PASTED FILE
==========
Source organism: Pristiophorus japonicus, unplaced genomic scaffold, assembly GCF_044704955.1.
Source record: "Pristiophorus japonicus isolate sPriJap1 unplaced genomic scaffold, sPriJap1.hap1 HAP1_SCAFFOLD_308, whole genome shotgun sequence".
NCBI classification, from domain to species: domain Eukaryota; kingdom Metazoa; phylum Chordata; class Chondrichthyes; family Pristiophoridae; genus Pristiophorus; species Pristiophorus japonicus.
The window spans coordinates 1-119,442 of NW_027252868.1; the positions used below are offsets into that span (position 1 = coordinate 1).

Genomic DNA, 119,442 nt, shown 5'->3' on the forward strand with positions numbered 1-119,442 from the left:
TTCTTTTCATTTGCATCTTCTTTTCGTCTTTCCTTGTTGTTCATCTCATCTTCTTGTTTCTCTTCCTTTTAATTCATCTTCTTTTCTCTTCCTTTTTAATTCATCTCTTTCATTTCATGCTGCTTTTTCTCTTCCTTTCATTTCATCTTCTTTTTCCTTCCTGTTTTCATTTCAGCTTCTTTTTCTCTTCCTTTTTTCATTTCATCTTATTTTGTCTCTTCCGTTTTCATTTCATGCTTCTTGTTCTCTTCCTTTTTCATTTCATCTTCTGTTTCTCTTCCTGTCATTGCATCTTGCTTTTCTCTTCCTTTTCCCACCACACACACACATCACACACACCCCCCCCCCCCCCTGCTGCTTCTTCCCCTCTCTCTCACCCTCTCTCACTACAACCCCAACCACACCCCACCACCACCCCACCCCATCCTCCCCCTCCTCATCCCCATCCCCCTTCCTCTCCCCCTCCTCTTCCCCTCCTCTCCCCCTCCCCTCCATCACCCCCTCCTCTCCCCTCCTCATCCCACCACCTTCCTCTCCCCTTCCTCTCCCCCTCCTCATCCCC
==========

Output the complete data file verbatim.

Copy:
Source organism: Pristiophorus japonicus, unplaced genomic scaffold, assembly GCF_044704955.1.
Source record: "Pristiophorus japonicus isolate sPriJap1 unplaced genomic scaffold, sPriJap1.hap1 HAP1_SCAFFOLD_308, whole genome shotgun sequence".
NCBI classification, from domain to species: domain Eukaryota; kingdom Metazoa; phylum Chordata; class Chondrichthyes; family Pristiophoridae; genus Pristiophorus; species Pristiophorus japonicus.
The window spans coordinates 1-119,442 of NW_027252868.1; the positions used below are offsets into that span (position 1 = coordinate 1).

Genomic DNA, 119,442 nt, shown 5'->3' on the forward strand with positions numbered 1-119,442 from the left:
TTCTTTTCATTTGCATCTTCTTTTCGTCTTTCCTTGTTGTTCATCTCATCTTCTTGTTTCTCTTCCTTTTAATTCATCTTCTTTTCTCTTCCTTTTTAATTCATCTCTTTCATTTCATGCTGCTTTTTCTCTTCCTTTCATTTCATCTTCTTTTTCCTTCCTGTTTTCATTTCAGCTTCTTTTTCTCTTCCTTTTTTCATTTCATCTTATTTTGTCTCTTCCGTTTTCATTTCATGCTTCTTGTTCTCTTCCTTTTTCATTTCATCTTCTGTTTCTCTTCCTGTCATTGCATCTTGCTTTTCTCTTCCTTTTCCCACCACACACACACATCACACACACCCCCCCCCCCCCCTGCTGCTTCTTCCCCTCTCTCTCACCCTCTCTCACTACAACCCCAACCACACCCCACCACCACCCCACCCCATCCTCCCCCTCCTCATCCCCATCCCCCTTCCTCTCCCCCTCCTCTTCCCCTCCTCTCCCCCTCCCCTCCATCACCCCCTCCTCTCCCCTCCTCATCCCACCACCTTCCTCTCCCCTTCCTCTCCCCCTCCTCATCCCC